Tradewinds – Green lobby says Europe cannot endorse beaching

(Written by Geoff Garfield)

14 March 2014 - Environmenal campaigner Jim Puckett was scathing in his condemnation during TradeWinds’ ship-recycling forum in Singapore of conditions he alleges still persist at South Asian ship-recycling yards. What will drive shipbreakers to be truly green? He asked.

“Regulation?I don’t think so. We have been down that path,” said Puckett, who describes the Hong Kong Convention for the Safe and Environmentally Sound Recycling of Ships (HKC) as an utter failure and not a vehicle for change. He says he will be dead before it comes into force.

Dramatic change is coming but it is likely to be market driven with consumers and company shareholders “voting with their pocketbooks”, Puckett says.

Patrizia Heidegger of the NGO Shipbreaking Platform told TradeWinds that the European Union had added to the legal confusion surrounding how end-of-life ships should be handled when they go for scrapping, with a need now to combine provisions in both the Basel Convention and the HKC.

She does not appear to rule out the possibility that countries like India might be able to meet requirements of the European regulation, “but as long as you have the primary cutting of the vessel in the intertidal zone on the beach it is not possible to control leakage”..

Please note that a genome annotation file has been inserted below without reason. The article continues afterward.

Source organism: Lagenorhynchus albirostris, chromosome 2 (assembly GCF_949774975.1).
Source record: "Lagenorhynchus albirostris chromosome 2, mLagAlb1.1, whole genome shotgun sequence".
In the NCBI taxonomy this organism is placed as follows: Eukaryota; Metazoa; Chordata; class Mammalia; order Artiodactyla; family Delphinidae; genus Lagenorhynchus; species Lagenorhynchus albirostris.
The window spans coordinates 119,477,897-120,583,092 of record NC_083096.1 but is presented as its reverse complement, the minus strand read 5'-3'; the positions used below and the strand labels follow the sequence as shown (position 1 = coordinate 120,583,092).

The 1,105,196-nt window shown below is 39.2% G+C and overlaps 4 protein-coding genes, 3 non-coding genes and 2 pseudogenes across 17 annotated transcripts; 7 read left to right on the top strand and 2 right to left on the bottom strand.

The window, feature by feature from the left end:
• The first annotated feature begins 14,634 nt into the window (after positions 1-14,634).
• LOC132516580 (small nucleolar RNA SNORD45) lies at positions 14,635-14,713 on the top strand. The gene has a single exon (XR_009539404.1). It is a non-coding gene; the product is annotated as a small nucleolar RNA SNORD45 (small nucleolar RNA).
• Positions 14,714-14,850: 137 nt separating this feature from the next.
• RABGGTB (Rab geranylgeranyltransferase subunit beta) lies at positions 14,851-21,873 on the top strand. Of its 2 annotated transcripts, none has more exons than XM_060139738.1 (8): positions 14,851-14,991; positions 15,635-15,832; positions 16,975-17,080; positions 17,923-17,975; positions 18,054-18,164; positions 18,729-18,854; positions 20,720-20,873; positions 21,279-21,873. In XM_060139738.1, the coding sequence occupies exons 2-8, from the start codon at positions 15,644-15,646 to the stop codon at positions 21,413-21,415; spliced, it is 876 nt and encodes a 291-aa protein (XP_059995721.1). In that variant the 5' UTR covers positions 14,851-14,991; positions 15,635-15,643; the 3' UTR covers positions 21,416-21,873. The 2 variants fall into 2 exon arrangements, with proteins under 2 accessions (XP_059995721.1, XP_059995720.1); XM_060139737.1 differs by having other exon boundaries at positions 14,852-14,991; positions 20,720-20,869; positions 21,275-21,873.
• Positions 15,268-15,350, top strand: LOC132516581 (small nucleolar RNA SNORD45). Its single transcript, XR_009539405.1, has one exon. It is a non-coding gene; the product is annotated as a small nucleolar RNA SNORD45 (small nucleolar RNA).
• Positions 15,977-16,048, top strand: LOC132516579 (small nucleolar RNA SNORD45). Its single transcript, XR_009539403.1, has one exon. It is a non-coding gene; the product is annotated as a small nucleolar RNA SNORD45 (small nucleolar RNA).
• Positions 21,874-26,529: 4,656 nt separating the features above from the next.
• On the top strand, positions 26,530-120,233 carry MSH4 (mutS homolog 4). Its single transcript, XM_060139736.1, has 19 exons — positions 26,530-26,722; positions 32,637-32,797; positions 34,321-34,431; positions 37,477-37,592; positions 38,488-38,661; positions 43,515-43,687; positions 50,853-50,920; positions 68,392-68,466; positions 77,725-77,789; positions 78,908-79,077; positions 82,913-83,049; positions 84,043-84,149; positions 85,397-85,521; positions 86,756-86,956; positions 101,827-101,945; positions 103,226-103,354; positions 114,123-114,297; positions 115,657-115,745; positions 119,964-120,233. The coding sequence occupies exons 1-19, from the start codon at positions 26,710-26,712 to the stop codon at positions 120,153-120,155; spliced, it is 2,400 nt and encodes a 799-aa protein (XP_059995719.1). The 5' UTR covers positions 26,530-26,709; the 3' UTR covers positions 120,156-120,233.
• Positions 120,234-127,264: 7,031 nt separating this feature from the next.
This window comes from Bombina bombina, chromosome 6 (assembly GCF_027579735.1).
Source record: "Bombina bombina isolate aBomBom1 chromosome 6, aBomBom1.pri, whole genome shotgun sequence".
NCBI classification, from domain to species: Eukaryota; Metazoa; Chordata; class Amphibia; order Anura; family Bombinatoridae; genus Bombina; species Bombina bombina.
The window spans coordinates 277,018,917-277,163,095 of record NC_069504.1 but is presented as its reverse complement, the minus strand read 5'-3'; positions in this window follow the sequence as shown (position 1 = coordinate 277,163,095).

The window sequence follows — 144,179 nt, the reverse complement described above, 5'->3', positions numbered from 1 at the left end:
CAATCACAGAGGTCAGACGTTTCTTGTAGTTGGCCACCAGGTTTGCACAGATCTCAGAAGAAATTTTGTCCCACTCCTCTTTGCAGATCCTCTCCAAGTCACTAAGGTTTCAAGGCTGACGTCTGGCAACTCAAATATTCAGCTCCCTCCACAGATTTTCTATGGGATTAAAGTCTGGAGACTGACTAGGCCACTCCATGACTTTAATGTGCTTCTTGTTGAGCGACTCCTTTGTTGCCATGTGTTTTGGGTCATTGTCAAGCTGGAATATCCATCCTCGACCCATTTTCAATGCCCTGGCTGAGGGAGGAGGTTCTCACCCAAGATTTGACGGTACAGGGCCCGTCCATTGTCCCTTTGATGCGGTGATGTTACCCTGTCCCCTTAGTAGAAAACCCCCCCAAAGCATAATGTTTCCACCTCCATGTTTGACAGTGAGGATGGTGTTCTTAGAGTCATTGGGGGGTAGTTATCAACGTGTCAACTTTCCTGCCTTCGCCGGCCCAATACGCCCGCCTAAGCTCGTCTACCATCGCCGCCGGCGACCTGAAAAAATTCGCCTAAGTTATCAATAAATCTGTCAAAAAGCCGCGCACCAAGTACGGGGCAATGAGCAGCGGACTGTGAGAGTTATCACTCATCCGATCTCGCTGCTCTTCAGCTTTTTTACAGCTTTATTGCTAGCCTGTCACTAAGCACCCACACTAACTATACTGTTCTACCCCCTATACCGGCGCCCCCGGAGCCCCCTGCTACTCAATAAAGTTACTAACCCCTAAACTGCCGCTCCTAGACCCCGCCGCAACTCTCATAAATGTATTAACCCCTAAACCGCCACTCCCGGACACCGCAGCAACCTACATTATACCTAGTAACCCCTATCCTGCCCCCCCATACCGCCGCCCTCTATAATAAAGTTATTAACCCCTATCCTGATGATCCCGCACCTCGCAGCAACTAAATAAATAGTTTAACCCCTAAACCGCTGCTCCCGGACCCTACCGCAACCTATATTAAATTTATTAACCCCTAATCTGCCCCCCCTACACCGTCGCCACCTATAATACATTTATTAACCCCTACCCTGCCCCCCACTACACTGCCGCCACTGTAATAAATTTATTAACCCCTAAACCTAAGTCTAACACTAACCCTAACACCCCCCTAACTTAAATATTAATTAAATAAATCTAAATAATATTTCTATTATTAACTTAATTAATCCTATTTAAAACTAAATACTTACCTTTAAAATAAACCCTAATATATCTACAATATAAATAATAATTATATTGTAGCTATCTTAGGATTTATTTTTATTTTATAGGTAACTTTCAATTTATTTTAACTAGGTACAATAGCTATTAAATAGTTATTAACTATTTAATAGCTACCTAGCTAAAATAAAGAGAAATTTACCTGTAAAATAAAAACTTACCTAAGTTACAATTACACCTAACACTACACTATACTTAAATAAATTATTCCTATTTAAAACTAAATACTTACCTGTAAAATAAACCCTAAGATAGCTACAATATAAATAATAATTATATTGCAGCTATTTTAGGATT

‘Scandal in Europe’

The campaign-group executive director is convinced that the European Commission (EC) will not list any beaching facilities “because it would create a scandal in Europe”.

Said Heidegger: “The commission cannot allow for the recycling of European-flag ships in facilities that do not meet European standards. The regulation clearly says that for the requirement to be fulfilled the facilities have to be broadly equivalent with European standards and anything that happens on a beach is not broadly equivalent to European standards.”

Meanwhile, Nicholas Dean, general manager of cash buyer Dubai Trading Agency (DTA), clashed with Swire Group over whether or not corporate social responsibility (CSR) is a “pipedream” for shipping.

For most companies in the current market it is “unaffordable”, almost “laughable”, he says. If an owner, for example, does not go for top dollar when selling superannuated ships, then questions are raised by their banks, while public companies face the wrath of their shareholders.

But Simon Bennett, general manager, sustainable development, at Swire division China Navigation, accused Dean of having an imperfect knowledge of the subject. He said Swire follows a sustainability policy not because they are a bunch of boy scouts but because “it is good for business”.

He cited an example from two or three years ago when the company went for green recycling in China even though it was offered only $300 per ldt compared to $360 per ldt in South Asia.

“You can’t stand up and say CSR is not affordable,” insisted Bennett.